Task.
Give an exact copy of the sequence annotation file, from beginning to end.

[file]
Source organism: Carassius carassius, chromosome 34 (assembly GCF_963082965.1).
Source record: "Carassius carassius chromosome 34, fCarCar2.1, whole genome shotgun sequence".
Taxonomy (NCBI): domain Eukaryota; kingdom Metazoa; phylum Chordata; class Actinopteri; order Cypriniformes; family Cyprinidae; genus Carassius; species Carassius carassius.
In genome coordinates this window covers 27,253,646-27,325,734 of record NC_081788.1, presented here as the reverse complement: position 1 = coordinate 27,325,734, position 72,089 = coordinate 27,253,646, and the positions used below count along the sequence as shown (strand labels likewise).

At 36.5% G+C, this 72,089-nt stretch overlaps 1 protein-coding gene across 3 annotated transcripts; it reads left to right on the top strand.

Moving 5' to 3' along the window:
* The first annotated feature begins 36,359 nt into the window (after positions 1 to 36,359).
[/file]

Source organism: Carassius carassius, chromosome 34 (assembly GCF_963082965.1).
Source record: "Carassius carassius chromosome 34, fCarCar2.1, whole genome shotgun sequence".
Taxonomy (NCBI): domain Eukaryota; kingdom Metazoa; phylum Chordata; class Actinopteri; order Cypriniformes; family Cyprinidae; genus Carassius; species Carassius carassius.
In genome coordinates this window covers 27,253,646-27,325,734 of record NC_081788.1, presented here as the reverse complement: position 1 = coordinate 27,325,734, position 72,089 = coordinate 27,253,646, and the positions used below count along the sequence as shown (strand labels likewise).

At 36.5% G+C, this 72,089-nt stretch overlaps 1 protein-coding gene across 3 annotated transcripts; it reads left to right on the top strand.

Moving 5' to 3' along the window:
* The first annotated feature begins 36,359 nt into the window (after positions 1 to 36,359).